At the research biogas plant A the gas production was measured by a dynamic pressure probe sensor (S.K.I. Schlegel & Kremer GmbH, Germany). The biogas composition (CH4, CO2, H2S, H2, O2) at research biogas plant A was measured with an AWIFLEX gas analyzer (Awite Bioenergy GmbH, Germany). At the research biogas plant B the biogas production was recorded continuously with a gas flowmeter (GD 300, Esters Electronik GmbH, Rodgau, Germany). The biogas quality (CH4, CO2, H2S, O2) was measured by a multisensor analyzing system (INCA 4000, Union ^Instruments GmbH, Karlsruhe, Germany). The gas yields were corrected to standard conditions (0 °C, 1013 hPa). The preparation and measurement of the sum parameter of volatile organic acids (VOA) by means of titration (Kapp method, Mettler Toledo Typ Rondo 60/T90), ammonia nitrogen (photometric by Nessler method with Hach DR3900), and pH (WTW Typ pH 3310 SenTix 41) are described in [19]. At research biogas plant A the redox potential was measured by an online sensor (Hach Lange, type DRD2P5.99). At both plants the samples of input substrates and digestate were taken twice a week and analyzed both for dry matter (DM) and organic dry matter (oDM). The composition of the individual feedstocks was analyzed by Weender method [19]. For evaluation of the process stability the relationship of VOA and the reactor buffer capacity relative to calcium carbonate (FOS/TAC according to [19]) was used. In general, reactor samples were taken and prepared for further measurement prior to the first feeding. Additionally, at particular days the course of the acids was monitored by frequent sampling throughout the day. The samples at Research Biogas Plant B were immediately frozen for transportation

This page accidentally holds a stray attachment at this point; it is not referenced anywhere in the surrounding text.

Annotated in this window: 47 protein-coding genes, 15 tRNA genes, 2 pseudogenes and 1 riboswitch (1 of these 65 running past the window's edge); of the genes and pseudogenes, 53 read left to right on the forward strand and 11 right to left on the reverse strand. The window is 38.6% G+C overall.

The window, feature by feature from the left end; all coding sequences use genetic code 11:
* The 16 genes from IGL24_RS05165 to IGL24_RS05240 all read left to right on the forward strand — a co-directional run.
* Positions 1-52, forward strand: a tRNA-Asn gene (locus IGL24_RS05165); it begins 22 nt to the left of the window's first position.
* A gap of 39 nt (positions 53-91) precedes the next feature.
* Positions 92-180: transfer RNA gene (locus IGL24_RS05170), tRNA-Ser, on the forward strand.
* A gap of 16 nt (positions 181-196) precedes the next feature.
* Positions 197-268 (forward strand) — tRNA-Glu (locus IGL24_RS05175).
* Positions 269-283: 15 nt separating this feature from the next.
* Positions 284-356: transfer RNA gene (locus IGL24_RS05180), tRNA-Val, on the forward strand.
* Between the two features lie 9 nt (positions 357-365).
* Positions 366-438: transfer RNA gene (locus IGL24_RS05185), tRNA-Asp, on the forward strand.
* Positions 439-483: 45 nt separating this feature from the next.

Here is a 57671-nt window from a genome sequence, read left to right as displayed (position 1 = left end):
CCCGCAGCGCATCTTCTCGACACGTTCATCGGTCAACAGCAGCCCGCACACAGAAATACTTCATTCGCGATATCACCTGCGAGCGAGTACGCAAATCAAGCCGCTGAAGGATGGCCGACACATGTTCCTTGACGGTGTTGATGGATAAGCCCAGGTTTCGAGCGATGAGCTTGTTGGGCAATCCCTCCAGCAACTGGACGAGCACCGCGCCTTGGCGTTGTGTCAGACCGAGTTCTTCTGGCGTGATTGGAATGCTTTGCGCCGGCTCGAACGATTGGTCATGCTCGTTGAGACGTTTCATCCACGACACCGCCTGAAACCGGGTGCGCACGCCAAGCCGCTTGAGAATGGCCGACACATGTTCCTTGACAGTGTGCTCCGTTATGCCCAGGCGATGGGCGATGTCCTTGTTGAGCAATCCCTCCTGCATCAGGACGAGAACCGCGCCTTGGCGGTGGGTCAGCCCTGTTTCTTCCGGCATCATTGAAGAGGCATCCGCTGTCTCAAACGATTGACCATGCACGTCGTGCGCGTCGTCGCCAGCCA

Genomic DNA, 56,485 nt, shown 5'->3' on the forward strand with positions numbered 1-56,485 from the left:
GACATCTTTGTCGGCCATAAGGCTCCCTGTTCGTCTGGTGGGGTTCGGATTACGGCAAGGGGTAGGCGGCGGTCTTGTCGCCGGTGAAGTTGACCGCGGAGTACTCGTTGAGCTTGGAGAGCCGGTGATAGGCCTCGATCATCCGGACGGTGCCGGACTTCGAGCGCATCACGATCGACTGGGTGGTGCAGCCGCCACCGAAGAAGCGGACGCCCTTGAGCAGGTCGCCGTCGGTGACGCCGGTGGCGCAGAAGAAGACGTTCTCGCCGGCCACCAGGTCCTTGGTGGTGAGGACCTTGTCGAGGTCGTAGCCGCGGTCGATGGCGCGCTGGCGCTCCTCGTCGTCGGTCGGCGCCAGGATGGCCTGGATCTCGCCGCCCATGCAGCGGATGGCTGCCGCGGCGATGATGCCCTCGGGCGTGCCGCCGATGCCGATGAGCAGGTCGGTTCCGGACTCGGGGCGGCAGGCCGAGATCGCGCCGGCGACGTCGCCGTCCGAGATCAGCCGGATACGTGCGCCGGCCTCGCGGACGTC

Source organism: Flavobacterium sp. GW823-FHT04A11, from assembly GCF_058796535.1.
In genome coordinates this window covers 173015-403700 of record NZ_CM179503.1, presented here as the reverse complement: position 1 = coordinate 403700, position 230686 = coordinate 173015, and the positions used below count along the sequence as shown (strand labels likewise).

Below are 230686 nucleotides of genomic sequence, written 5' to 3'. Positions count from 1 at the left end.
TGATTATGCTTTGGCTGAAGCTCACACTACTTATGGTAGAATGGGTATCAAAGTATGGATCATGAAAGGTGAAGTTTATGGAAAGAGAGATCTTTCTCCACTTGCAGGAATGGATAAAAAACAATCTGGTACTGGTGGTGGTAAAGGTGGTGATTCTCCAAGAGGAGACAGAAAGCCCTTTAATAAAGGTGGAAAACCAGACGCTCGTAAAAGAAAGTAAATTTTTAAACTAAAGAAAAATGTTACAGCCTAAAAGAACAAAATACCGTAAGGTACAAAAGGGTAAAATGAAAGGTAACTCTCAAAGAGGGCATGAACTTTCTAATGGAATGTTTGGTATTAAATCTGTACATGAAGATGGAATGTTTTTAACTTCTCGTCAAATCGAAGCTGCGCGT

and further analyzation at DBFZ. The concentration of individual volatile fatty acids (VFA) was determined by using an Agilent 7980A gas chromatograph (Agilent, USA) equipped with a Turbo Matrix 110 automatic headspace sampler (Perkin Elmer, USA) and an Agilent HP-FFAP column (30 m x 0.32 mm x 0.25 mm) for chromatographic separation. Sample preparation for VFA analysis (1 ml H3PO4 and 1 ml internal standard) was performed according to [19].

2.3 Data Processing

For illustrating the intraday distribution of the gas production (chapter 3.2), the experimental data was split into two periods every day. Figure 1 shows the subdivision of an exemplary daily gas production course. In a practical context the first half (0 -12 h) can be understood as a utilization phase in which biogas is consumed and electrical current is produced. The second half (12 - 24 h) represents the storage phase when no biogas is utilized. The real daily time sequence of the experiments can be slightly different. However, the starting point for calculation (0 h) is set by the first feeding event of a day.

Figure 1

To assess the temporal degradation characteristics and the dynamics of biogas production in different experimental scales, a model-based evaluation was performed. The utilized model is based on the stoichiometric structure of the Anaerobic Digestion Model No.1 (ADM1, [20]). Furthermore, the complex model structure of the ADM1 is simplified to simulate the complete anaerobic digestion of particulate carbohydrates, proteins and lipids to biogas by the superposition of three brutto reactions. Detailed information on the model derivation procedure or the simplified model structure, as well

as the implemented kinetic and physico-chemical model parameters can be obtained in Weinrich et al. 2015 [21] and Mauky et al. 2016 [17].

For each experimental setup the model parameters were manually adjusted to simulate the measured biogas production rate in a semi-stationary process state, see Figure 2. Then the modelled feed was suspended and the simulated gas production rate subsides. The total amount of biogas produced by the last feed is determined by subtracting the current from the previous degradation curves (dashed area in Figure 2). On this basis, the time periods were calculated when 15, 25 and 50 % of the total amount of biogas is produced by the last feed. The calculated area can be assumed to be the biogas potential of each substrate at infinite retention time. Compared to the practical semi-continuous process, there is a small difference because of the effect of the hydraulic retention time (partial substrate washout at each feeding event in the CSTR).